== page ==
After reading Elizabeth Large's blog post about doggie bags today, I thought I'd make my own post on the subject.
I don't understand why some people are embarrassed to take their leftovers home. Why? They are paid for and would otherwise be thrown away. I think that's very wasteful.
Now, if all you leave behind is three french fries and some discarded iceberg lettuce from your burger, ok. But if you have a pile of fries left - take them home! They make great home fries. I chop them up and put them in a sauté pan with some chopped onion. The fries are greasy, so there's really no need to add additional oil. I add spices (cayenne, paprika, garlic powder, nigella seeds) and sometimes sesame seeds, and cook on low heat until everything gets dark and crispy. Much better than the usually-lousy hash browns one gets in a restaurant (or "hash whites" as my Dad referred to them after a recent Grand Slam breakfast at Denny's).
There's always extra Chinese food to be brought home, particularly when we order enough to feed an army. We've even brought home extra dim sum dumplings. After a couple of days in the fridge, everything gets plopped into the same pan to create a new dish - General Tso's Hunan lamb, perhaps - and our rice cooker is employed for the starch.
A trip to the diner offers lots of leftover possibilities. After one eats the salad or soup and two veg, how is there room for that strip steak and the stuffed shrimp? There isn't, so the protein often ends up in a styrofoam box, to be turned into a salad topping or pasta sauce ingredient later in the week.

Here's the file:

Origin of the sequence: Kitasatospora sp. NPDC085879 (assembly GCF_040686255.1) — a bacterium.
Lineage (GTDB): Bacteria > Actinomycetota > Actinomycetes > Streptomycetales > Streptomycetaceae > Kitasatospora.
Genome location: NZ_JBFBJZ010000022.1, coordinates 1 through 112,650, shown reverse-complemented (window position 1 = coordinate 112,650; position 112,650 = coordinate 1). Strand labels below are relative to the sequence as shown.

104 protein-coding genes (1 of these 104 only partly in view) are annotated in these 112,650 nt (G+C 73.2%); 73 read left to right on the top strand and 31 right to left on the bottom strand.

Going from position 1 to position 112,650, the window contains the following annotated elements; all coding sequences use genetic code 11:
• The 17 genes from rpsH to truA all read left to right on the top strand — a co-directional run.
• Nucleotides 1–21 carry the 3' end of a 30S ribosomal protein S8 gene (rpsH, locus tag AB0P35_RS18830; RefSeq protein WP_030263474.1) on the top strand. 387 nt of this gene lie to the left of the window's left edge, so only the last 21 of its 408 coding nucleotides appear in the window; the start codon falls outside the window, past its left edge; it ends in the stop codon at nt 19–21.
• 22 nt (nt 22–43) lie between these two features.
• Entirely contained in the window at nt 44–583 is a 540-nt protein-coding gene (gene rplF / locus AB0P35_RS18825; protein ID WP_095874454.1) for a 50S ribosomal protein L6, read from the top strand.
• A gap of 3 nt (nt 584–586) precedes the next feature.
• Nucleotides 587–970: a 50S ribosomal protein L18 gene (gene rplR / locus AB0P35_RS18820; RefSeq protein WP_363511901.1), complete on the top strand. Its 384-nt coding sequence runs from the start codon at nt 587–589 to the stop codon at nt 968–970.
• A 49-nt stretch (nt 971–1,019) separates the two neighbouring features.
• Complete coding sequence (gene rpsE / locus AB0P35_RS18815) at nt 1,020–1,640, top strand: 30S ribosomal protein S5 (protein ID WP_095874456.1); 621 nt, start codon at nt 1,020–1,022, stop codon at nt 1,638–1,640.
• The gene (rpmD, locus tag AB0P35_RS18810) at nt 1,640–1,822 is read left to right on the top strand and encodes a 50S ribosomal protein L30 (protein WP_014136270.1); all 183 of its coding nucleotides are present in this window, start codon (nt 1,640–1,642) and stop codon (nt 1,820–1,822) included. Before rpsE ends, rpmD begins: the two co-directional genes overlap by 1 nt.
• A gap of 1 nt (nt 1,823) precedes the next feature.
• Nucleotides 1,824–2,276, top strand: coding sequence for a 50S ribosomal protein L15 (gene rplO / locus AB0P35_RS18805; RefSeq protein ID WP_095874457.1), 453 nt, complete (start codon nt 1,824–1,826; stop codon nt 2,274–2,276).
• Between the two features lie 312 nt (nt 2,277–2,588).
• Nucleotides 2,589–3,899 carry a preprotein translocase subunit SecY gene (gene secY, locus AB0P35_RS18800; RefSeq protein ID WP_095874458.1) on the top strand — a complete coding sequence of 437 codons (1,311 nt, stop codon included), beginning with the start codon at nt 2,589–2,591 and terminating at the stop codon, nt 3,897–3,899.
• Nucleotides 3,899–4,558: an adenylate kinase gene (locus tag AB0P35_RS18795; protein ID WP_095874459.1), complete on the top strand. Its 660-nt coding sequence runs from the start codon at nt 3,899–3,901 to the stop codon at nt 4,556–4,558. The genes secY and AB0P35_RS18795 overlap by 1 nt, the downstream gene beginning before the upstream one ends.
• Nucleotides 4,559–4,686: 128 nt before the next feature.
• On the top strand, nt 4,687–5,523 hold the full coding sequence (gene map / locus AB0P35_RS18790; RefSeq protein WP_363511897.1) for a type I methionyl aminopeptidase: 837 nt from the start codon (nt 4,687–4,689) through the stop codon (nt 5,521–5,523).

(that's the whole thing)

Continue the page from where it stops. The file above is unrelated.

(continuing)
I think the biggest leftover haul I was ever responsible for happened in Orlando, after dinner at Emeril's. I wanted to try *everything* on that menu - appetizer, soup, salad, entree, AND dessert. (Once upon a time, I was a HUGE Emeril fan, but that's a whole other story.) So my friend LaRaine and I did. This was 9 years ago now, but I do remember us ordering the calamari with olive salad and one other appetizer, the three nut-crusted goat cheese salad with Andouille sausage dressing, the tomato stacked salad, a bowl each of turtle soup and gumbo, the "study of duck" that had foie gras, duck breast, and confit, and half a roast chicken with southern cooked greens. We ate the salads and soups and a couple of bites of the appetizers and entrees and took the rest to our condo. One day we warmed up some food for lunch, and another day had the leftovers for dinner. I put the confit in the freezer to take to my then-fiancé, Mr Minx, who I know loved duck and had never tasted confit. We packed it in a cooler full of ice for the two-day drive home, and I'm happy to say it survived the trip and another few days in our home freezer before I could get it to my sweetie.
So what do you do with your leftover restaurant food?
Some of the best meals I've ever eaten were a result of your "doggie bags." I specifically remember the Mexican/Chinese leftovers we took to a ballgame, and the crab pasta made with the leftovers from Andree's graduation party/crab feast. NOT taking home the leftovers seems sinful to me. Like throwing away a book. You just don't DO that!
I'm with you -- half a dozen French fries, a few green beans, or even a bite or two of meat can be left behind. Anything more needs to go home. And given the large portions served at so many restaurants these days, I sometimes get two full meals out of a single entree. Why waste it?
Just last week I went to Maggiano's with some friends (their choice) and had a half-order of gnocchi . . . it was enough to feed me a huge dinner and lunch the next day (I have to admit that I boringly just packed it up as was for lunch, nothing creative).
But yeah, I always take home food if there is enough to warrant it, and usually it gets turned into something else entirely or used as a snack.
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